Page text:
Bremanger Church
Bremanger church (Bremanger kyrkje) is a wooden "long church" in Bremanger village on the island of Bremangerlandet in the municipality of Bremanger, Sogn og Fjordane county, Norway. The church is a part of the Bremanger prestegjeld in the Nordfjord deanery of the Diocese of Bjørgvin. It was called Bremangerpollen chapel until 1952. The church is located at Hauge, in the innermost part of the bay of Bremangerpollen in the municipality of Bremanger. The church, with a seating capacity of 400, was consecrated on 4 September 1914 by the bishop Johan Willoch Erichsen. The contractor Anders Karlsen Eid made the designs. Bremanger church is a main church for the Bremanger "sokn" (sub-parish) in the parish of Bremanger.

History
Since the church at Grotle was torn down in 1865, the people living in the northern part Bremangerlandet island had been without a church of their own. The people who lived further north on the island complained that the journey to church had become too long and strenuous. Going by boat around Novene was often a risky undertaking, which kept people from going to church. The people felt that if they got a church in their own village, many more people would get the opportunity to listen to the words of the Lord. These people, even the Vicar, had to eventually yield to such a strong argument, and so the work was started in the 1890s to erect a new church in the village of Hauge. The farms between Vetvik and Nøtset were separated from the main "sokn" (sub-parish) of Frøya and a new church was built at Hauge, in the innermost part of the bay of Bremangerpollen. The Bremangerpollen parish was established from 1 July 1908 and a few days later a "bedehus" ( chapel) was consecrated for church functions. From the village of Vetvik the journey to church was still more than long enough, and for those who chose not to go by boat, the alternative was a three-hour hike across the mountain.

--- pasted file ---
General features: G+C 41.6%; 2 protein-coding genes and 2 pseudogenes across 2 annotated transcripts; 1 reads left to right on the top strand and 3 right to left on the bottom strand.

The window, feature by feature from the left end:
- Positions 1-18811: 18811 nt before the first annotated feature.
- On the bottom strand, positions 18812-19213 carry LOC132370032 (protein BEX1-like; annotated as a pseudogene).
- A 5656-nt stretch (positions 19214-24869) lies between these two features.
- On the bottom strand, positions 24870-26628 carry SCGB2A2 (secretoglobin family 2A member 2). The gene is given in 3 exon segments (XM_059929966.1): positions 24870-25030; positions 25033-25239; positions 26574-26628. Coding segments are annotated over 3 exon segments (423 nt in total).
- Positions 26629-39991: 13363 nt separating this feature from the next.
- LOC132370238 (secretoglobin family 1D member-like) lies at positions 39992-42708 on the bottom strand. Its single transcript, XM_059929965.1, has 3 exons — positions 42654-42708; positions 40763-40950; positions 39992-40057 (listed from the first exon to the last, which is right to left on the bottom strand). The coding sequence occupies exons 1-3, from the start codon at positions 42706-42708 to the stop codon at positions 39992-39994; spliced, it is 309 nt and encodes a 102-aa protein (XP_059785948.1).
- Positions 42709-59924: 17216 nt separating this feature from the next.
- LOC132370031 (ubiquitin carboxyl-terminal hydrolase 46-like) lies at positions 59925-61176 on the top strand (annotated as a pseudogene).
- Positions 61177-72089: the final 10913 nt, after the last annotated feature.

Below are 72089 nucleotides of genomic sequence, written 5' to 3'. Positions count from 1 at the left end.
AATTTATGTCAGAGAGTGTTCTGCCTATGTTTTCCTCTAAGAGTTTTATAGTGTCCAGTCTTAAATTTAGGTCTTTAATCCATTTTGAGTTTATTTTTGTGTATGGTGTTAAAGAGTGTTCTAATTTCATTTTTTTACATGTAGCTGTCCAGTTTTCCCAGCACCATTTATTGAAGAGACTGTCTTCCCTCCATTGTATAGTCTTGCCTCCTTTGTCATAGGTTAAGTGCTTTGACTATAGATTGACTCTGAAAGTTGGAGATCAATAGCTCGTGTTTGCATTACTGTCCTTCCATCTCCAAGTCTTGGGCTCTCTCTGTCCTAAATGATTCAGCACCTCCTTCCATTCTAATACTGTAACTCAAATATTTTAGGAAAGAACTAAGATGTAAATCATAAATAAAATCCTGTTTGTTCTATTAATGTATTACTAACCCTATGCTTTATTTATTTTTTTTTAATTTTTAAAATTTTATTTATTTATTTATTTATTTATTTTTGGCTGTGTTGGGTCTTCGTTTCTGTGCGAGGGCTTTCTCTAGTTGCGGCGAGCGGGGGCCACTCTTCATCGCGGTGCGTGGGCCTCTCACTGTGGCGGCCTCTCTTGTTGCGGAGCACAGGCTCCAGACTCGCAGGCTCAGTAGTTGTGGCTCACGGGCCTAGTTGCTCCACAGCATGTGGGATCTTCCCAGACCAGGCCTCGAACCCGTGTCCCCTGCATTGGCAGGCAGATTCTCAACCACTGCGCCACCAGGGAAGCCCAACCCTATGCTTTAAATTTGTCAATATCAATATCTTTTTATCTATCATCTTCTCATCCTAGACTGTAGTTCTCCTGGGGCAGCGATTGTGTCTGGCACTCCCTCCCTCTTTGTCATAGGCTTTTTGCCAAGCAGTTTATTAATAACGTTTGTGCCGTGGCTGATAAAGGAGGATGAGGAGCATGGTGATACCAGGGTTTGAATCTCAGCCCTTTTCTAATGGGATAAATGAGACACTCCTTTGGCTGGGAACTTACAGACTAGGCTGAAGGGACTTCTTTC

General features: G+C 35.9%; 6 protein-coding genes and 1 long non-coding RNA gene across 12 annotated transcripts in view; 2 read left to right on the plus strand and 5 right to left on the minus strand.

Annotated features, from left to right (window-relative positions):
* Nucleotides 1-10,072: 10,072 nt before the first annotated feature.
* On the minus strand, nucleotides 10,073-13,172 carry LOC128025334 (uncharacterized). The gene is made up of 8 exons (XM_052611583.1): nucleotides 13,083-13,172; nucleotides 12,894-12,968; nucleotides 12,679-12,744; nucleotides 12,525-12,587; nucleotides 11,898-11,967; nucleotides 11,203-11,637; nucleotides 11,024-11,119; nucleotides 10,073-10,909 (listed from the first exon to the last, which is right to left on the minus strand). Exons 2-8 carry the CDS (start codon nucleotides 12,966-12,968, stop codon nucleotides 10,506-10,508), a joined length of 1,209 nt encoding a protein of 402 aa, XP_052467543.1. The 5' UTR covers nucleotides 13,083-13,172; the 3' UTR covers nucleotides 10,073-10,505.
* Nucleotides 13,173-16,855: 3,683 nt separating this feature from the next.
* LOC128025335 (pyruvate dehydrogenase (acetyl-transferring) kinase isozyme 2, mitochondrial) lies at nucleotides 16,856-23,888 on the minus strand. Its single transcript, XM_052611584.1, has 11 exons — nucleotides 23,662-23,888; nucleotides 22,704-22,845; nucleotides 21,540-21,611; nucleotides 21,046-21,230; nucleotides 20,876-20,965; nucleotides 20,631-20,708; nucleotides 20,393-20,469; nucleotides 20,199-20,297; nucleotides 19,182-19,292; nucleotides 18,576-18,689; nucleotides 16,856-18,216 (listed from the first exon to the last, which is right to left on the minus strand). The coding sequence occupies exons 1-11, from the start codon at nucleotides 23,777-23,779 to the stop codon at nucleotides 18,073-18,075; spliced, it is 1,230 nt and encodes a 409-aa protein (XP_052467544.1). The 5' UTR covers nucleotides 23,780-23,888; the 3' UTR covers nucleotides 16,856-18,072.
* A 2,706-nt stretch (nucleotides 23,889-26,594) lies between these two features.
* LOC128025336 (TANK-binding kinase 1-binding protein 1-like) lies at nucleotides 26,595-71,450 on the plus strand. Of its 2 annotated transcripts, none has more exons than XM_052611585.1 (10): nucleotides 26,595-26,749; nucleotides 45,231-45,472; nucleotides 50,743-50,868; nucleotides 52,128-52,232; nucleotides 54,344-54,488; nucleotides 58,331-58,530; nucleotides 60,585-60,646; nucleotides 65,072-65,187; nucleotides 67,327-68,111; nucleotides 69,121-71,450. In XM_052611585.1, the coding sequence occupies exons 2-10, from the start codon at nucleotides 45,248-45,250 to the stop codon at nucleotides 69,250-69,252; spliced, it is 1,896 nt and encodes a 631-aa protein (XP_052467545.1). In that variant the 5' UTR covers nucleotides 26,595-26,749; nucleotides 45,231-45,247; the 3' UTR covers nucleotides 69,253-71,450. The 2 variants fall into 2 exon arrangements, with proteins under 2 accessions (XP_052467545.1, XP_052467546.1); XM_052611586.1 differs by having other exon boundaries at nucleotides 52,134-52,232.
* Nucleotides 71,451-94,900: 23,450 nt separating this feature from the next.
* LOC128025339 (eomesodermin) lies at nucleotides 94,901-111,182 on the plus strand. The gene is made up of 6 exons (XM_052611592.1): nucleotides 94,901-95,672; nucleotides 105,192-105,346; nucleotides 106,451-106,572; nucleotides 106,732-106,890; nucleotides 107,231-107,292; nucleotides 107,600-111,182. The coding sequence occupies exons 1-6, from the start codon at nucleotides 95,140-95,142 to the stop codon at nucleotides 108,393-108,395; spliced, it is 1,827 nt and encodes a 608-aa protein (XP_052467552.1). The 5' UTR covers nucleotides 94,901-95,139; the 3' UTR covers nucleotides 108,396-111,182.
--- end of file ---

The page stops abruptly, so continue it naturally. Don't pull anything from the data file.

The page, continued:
Building Activity

  • Georgi Sokolov
    Georgi Sokolov activity.buildings_person.create
    about 5 years ago via OpenBuildings.com